Diabetes – What is Diabetes?
Diabetes is a serious illness which affects millions of people every year. It occurs when your body doesn’t produce enough insulin, or when it can’t use the insulin it does have effectively.
The good news is that it can be treated and can be prevented or delayed with diet, exercise and medications. It is also crucial to be aware of the signs, so you can identify whether there is a problem and seek treatment.
What is diabetes?
Diabetes is an ongoing (long-lasting) health issue that affects how your body transforms food into energy. It happens when the pancreas doesn’t make enough insulin or is unable to use it correctly.
Insulin is the hormone that aids your body absorb and use glucose, also known as sugar. People with type 2 diabetes don’t produce enough insulin, or their bodies can’t utilize it correctly.
The blood sugar levels increase over time in both types of diabetes. This can cause problems with your feet, eyes, and kidneys. It can also damage your heart arteries and brain.
Type 1 diabetes
Type 1 diabetes is an autoimmune condition and means that your body’s immune system attacks and destroys insulin-producing cells inside the pancreas. This process can take months or even years and eventually lead to the complete absence of insulin.
People with type 1 diabetes must take insulin each day. They also have to keep track of their blood sugar levels and adjust their insulin, food and levels of exercise to keep their blood sugar in a healthy range.
Type 2 diabetes
If you have type 2, your body is not making the insulin it needs to. Insulin is a hormone that assists your cells take blood sugar (glucose) out of your blood and into your cells where it can be used for energy.
People with type 2 diabetes need to treat their diabetes through a healthy diet and regular exercise. They may also need to take medication to control their blood glucose levels.
The signs of diabetes in women
Diabetes is a chronic illness that affects all races and ethnic groups, ages, and genders. Women are more at risk than males.
Women who suffer from diabetes are more likely to suffer from complications, including heart disease (the most frequent complication of diabetes), and vision loss.
One of the first signs of diabetes in women is a higher thirst and increased urinary frequency, also known as polydipsia. This is because diabetes causes excess sugar to build up in the bloodstream and your kidneys aren’t equipped to get rid of it properly.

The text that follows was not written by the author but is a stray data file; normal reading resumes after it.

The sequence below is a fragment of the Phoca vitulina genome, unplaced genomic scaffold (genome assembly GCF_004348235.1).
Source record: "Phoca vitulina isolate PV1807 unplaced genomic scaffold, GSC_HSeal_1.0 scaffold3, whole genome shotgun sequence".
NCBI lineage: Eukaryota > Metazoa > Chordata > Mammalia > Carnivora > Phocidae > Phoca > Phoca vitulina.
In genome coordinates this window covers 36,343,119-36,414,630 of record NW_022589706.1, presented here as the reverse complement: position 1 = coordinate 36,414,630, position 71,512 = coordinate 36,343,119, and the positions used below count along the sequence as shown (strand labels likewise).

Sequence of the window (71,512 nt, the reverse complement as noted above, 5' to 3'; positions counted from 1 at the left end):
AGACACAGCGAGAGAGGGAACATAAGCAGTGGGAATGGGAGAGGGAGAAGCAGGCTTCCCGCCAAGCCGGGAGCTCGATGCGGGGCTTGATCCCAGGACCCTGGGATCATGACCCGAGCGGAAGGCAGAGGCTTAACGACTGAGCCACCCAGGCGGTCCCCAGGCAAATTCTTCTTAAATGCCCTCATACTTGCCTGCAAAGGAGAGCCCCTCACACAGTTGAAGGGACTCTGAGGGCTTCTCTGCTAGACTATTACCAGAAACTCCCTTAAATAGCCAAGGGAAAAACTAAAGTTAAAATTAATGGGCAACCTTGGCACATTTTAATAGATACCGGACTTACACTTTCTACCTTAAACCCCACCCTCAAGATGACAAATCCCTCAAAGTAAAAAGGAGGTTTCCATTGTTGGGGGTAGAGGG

The signs of diabetes in men
Diabetes is a condition in which cells are unable to use glucose (blood sugar) as energy. This is usually because the pancreas produces too little insulin.
This can result in high blood glucose levels. Your body will then attempt to lower the levels by flushing the excess glucose in your bloodstream via urine.
People with diabetes are typically thirsty, and they have to drink lots of fluids.
Men also may lose weight as their bodies utilize muscles to generate energy, not fat. This is due to the fact that the blood sugar level stays high for extended periods of time.
The development of a healthy diabetes diet is a vital aspect of managing your diabetes. It can help you control blood sugar levels, manage your weight and reduce heart disease risk factors.
Include whole foods in your diet, like fruits, vegetables and whole grains. Also, low-fat dairy products such as beans, legumes, and beans are good choices. It should be free of saturated fats and sugars as well as added sugars (unhealthy).
You may need to limit your consumption of beverages sweetened with sugar. These drinks are often high in sugar and can cause blood sugar levels to increase.
Your doctor might prescribe diabetes medications to help keep your blood sugar (glucose) levels within a normal range. These medications are typically combined with lifestyle changes like diet and exercise to help manage your diabetes.
If your blood sugar is not being adequately controlled with one medicine, you may need to add a second medication. Your doctor can help you select the right medicine for your preferences and needs.
Newer medications, such as sodium-glucose-cotransporter-2 inhibitors as well as glucagon peptide-1 receptor antagonists, lower blood sugar levels and provide benefits for the kidneys and cardiovascular system, as well as decreasing the risk of developing complications. They also aid in weight loss and are available in tablet and injectable forms.